Former Md. Home Improvement Commission Employee Convicted

February 20, 2006

Maryland Attorney General J. Joseph Curran, Jr. reported that Teera Armstrong Murray, 31, of Baltimore, pled guilty in District Court of Maryland, Baltimore County to one count of Extortion by a State Employee. The Honorable Barbara Jung sentenced Murray to six months imprisonment, suspending all but 68 days, gave credit for time served (68 days) and placed Murray on one year of supervised probation.

According to the State’s proof, Murray, a former office service clerk for the Maryland Home Improvement Commission (MHIC), attempted to extort $400.00 from a Baltimore County resident who was applying for a home improvement license.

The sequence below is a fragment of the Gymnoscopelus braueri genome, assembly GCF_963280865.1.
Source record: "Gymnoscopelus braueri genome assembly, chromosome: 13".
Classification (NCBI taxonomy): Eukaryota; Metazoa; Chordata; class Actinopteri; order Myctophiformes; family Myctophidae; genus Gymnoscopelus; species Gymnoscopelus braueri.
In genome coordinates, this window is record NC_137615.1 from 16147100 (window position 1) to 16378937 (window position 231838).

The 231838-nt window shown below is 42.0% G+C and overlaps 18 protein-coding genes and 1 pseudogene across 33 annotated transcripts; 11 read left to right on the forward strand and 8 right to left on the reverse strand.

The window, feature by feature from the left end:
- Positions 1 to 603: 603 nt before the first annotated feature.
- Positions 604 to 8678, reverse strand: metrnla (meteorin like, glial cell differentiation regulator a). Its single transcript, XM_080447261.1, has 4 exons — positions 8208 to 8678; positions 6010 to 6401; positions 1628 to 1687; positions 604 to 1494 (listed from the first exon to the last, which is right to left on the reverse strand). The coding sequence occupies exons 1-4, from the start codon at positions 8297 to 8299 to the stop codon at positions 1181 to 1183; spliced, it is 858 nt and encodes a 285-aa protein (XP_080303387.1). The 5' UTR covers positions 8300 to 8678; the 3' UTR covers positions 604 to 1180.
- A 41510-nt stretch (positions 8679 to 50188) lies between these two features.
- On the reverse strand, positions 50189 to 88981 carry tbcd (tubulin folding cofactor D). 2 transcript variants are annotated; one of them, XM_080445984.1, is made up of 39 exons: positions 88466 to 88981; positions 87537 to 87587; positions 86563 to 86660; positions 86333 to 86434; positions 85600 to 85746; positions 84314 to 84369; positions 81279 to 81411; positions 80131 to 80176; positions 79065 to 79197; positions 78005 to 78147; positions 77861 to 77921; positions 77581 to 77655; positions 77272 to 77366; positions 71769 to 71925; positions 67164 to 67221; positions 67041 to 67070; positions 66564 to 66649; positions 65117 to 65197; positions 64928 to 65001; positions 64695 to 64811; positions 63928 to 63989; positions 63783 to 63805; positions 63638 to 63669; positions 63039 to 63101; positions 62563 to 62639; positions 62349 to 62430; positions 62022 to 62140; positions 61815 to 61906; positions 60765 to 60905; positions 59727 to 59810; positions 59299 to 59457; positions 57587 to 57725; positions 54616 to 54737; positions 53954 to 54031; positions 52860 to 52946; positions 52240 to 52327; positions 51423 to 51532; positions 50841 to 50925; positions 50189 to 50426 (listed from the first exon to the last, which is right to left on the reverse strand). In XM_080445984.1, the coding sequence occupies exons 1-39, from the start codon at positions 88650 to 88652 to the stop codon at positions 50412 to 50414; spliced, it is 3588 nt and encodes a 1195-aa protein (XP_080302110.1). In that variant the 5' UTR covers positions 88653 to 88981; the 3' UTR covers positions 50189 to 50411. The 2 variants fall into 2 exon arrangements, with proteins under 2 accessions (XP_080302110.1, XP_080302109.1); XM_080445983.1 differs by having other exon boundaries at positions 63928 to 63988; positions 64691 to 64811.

On Dec. 7, 2004, when the applicant telephoned MHIC to inquire about the status of the application, Murray reportedly stated it had been denied. Several days later, Murray reportedly phoned the applicant and advised the license was approved but “it will cost you a little.” The applicant inquired further as to what Murray meant and offered to send a thank you card. Murray reportedly replied “no, I would prefer cash.” Murray called the applicant later that day and left a telephone message that said in part “I don’t know what you are willing to pay, but it is going to be between four and five.”

The applicant reported the extortion to the Baltimore County Police. While a police officer was present, the applicant called Murray back. When the applicant asked what the money was for, Murray reportedly responded “for approving your license.”

Murray is no longer employed with the State of Maryland.

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